The day felt epic. All of us involved in the competition want to see coffee get better, everywhere. Having a barista like Alejandro represent the industry this year is a significant change from past years. He's shown that a country with no established cafe culture-- no supporting infrastructure of shops with expensive machines to practice on, no roasters with significant resources to select competition coffees or cover training costs-- can step up and produce talented coffee professionals on par with anyone else. (Meanwhile, I should also mention that Alejandro received roasting support from London's Hasbean, which just goes to show that collegiality lives on...) You also can't underestimate the importance of having a young, motivated Spanish-speaking representative from a producing country as the face of the specialty coffee industry. The next, most important step in improving the quality of coffee exported from countries like Colombia and El Salvador has to come from the farmers and exporters. When you don't drink quality coffee, it's all very abstract to consider how coffee variety, harvest ripeness, and precision in processing impact the quality in the cup. Alejandro's victory makes these sorts of abstractions very tangible, and adds a dash of national pride and competition that hopefully will help to foster more quality at the cafe level in producing countries. It is a lot to put on the shoulders of a young guy who just wanted to make great espresso, but Alejandro has the potential to be a solid bridge between producers at origin and the cafe world.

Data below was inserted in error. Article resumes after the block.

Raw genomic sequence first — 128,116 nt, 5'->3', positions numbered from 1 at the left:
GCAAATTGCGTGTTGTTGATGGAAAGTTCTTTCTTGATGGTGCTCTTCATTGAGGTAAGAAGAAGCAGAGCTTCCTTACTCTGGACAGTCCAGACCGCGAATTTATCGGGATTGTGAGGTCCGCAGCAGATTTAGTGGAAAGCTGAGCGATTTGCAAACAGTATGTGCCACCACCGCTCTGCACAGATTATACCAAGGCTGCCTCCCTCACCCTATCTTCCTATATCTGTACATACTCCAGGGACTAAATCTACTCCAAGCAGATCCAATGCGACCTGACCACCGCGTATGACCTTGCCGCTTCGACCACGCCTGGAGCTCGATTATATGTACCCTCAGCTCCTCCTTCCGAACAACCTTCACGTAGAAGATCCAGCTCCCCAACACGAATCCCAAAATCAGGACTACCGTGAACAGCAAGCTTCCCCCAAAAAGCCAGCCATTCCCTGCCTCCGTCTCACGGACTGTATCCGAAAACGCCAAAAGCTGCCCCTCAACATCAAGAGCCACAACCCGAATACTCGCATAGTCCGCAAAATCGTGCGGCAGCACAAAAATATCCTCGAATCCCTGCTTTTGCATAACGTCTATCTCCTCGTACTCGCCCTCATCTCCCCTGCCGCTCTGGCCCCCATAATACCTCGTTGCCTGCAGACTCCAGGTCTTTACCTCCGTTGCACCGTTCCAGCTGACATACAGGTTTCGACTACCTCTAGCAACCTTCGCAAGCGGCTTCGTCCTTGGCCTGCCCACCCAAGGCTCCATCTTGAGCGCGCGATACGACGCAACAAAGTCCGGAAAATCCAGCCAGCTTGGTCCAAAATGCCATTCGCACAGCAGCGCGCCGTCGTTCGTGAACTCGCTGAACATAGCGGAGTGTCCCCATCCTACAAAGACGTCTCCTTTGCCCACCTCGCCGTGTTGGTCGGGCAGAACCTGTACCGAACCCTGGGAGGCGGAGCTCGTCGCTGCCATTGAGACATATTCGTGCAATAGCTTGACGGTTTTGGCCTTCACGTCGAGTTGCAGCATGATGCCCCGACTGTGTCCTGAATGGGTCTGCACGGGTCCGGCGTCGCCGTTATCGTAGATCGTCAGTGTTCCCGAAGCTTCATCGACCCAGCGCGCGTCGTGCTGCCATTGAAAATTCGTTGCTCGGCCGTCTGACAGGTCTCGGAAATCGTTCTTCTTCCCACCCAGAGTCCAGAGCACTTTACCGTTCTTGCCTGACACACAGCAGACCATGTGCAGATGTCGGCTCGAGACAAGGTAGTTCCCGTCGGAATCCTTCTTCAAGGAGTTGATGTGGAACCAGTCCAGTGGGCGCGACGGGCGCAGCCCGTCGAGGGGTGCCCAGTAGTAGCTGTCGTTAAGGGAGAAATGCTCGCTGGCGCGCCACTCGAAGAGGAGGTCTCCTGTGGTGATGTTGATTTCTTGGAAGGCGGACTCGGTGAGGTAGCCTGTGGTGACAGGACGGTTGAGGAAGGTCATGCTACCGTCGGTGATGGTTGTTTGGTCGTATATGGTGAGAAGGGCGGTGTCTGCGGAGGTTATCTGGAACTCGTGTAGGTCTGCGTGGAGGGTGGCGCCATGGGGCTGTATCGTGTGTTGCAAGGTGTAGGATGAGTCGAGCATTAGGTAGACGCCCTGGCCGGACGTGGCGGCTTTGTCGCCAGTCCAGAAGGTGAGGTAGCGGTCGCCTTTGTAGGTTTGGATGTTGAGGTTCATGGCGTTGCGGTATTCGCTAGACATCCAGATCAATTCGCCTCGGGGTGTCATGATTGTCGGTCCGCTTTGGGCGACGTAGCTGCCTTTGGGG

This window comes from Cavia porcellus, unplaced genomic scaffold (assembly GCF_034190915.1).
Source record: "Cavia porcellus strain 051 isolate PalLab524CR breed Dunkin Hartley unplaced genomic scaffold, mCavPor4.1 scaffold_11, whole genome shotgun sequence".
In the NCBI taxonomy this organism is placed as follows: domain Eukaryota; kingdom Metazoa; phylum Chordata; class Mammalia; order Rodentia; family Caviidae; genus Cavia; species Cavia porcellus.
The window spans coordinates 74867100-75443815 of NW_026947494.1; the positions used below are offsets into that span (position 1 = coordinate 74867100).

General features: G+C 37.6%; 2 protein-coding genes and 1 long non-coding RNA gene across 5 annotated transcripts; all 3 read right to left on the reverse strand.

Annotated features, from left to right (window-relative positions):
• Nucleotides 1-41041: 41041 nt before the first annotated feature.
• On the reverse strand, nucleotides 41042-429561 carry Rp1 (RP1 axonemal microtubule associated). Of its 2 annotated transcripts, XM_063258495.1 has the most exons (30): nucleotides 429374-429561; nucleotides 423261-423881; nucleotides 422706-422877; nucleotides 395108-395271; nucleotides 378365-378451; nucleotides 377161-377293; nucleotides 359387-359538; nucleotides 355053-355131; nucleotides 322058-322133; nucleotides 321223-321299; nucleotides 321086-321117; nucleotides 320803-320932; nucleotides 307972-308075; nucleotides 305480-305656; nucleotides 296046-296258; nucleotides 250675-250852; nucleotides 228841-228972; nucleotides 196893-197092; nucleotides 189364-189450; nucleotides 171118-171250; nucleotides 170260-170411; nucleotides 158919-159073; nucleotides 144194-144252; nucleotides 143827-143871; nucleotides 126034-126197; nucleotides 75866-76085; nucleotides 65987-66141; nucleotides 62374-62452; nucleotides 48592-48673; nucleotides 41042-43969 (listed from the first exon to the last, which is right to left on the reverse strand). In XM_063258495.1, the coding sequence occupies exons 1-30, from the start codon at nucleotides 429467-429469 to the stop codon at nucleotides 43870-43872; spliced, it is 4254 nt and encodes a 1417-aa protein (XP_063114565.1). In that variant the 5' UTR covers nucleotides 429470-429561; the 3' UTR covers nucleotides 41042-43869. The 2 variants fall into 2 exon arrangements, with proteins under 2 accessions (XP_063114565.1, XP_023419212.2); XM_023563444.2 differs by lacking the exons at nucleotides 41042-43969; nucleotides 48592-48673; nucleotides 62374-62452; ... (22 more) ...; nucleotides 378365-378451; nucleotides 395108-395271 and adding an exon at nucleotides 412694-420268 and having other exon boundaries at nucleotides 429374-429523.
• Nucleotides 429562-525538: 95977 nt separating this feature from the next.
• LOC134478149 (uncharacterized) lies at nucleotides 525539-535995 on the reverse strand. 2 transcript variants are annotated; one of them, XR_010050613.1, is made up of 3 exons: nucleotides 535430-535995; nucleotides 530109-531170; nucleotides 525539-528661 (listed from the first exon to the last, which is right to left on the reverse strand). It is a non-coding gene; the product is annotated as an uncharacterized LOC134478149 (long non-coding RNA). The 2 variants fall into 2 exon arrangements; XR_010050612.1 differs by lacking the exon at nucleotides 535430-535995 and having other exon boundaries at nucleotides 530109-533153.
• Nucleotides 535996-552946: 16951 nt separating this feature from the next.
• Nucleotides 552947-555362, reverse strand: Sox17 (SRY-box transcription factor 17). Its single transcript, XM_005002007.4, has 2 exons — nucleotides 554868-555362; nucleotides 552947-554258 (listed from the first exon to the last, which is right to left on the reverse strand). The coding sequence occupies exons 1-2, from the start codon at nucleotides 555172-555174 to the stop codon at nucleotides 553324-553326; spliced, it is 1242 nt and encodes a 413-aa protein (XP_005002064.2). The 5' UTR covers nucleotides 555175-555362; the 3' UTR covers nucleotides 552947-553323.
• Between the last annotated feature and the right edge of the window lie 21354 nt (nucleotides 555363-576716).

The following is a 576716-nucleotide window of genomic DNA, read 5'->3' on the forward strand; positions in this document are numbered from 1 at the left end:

In all, it was a very good year to fly halfway across the world to drink coffee in Bogota.
If you are interested in reading or hearing more about the WBC 2011:
- US National Public Radio covered the event during the semi-finals
- A rather amazing write-up on the Hasbean blog (aka the London firm that roasted Alejandro's coffee)
- Former WBC champion James Hoffmann offers his thoughts on his JimSeven blog
- Reuters published a short video news report
- Anthony's Flickr feed of photos from the WBC and life around Bogota
- ...and you can watch archived videos of all the performances at LiveStream